Re: [Idr] TCP & BGP: Some don't send terminate BGP when holdtimer expired, because TCP recv window is 0

Jeffrey Haas <> Thu, 17 December 2020 14:34 UTC

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From: Jeffrey Haas <>
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Date: Thu, 17 Dec 2020 09:34:30 -0500
Cc: Job Snijders <>,
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To: Enke Chen <>
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Subject: Re: [Idr] TCP & BGP: Some don't send terminate BGP when holdtimer expired, because TCP recv window is 0
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Indirectly you are pointing out that an application at the end of a socket is loosely coupled to the TCP state of a session, at best.

This loose coupling gets even messier when you're on a "real" router with staged host paths, NSR features, etc.

For daemons that are roughly Unix, the usual pattern is likely "if your socket is blocked for the requisite period of time, peek into the TCP state, then decide whether to abruptly hangup or not".

The scenarios we've discussed haven't even gotten into the esoteric problems such as SOME types of TCP/IP packets might get through, but not others.  Two ready examples from my career include bugs in TCP-MD5 where a specific bit of data was mis-signed and wedged the TCP window, and a particular network I dealt with that IP checksumming issues that caused long-lived TCP sessions to die in it.  Another many of us have seen is path MTU discovery hiccups that result in wedged sessions.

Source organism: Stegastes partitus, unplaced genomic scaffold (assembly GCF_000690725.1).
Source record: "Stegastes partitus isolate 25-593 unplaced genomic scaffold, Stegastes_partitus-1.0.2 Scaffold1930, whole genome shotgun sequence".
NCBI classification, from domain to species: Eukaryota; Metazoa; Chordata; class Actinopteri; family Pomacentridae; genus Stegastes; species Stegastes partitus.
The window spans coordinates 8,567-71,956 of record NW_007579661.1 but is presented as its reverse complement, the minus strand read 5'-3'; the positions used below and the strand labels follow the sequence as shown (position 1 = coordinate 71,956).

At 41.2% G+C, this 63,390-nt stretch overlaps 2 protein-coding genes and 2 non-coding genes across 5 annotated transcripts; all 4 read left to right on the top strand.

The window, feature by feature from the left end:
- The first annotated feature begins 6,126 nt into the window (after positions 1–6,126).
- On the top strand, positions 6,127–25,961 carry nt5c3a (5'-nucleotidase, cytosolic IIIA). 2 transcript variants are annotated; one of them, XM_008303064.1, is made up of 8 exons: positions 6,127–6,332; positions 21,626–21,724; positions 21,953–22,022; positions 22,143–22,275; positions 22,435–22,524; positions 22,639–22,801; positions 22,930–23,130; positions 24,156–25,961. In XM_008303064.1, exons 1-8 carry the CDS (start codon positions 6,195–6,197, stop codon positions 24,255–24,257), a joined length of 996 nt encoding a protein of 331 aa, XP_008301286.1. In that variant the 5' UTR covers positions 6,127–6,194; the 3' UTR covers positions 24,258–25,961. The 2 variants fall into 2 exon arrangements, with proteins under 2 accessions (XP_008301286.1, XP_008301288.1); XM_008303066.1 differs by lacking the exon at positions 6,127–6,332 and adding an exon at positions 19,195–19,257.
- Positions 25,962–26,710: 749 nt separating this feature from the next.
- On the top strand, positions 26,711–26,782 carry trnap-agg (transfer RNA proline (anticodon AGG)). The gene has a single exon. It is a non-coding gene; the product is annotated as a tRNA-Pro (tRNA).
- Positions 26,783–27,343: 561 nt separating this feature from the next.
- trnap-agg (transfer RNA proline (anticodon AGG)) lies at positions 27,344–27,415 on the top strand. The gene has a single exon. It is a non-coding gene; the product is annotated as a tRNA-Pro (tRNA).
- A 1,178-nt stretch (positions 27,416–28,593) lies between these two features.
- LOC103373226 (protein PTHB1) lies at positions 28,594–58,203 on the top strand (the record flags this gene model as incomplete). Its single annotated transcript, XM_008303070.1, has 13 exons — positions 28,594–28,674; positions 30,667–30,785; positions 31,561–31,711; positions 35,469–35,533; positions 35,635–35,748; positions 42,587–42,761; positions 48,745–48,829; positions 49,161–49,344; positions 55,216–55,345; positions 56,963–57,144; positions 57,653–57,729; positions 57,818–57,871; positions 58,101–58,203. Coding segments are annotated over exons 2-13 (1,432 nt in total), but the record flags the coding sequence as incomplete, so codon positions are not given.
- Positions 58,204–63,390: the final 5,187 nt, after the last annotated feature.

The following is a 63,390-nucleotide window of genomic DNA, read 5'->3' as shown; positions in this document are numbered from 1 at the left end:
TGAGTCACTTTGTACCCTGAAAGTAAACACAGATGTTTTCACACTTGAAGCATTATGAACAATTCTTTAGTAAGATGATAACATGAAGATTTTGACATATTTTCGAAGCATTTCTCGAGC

Middleboxes of all sorts, including security THINGs, only make this stuff worse.

-- Jeff

> On Dec 16, 2020, at 9:40 PM, Enke Chen <> wrote:
> Regarding the patch for openBGPD pointed out by Job, I do not think it would work. When the TCP rcv window from the remote is 0, the BGP keepalive can still be queued to the socket buffer. It can take a long time for the socket buffer to be filled up by BGP keepalives.
> It seems that the TCP_USER_TIMEOUT option can be used for the persistent zero-size window issue.  The timeout value could be multiples of the holdtimer (with min and max adjustments), perhaps somewhere around 5 or 6 minutes.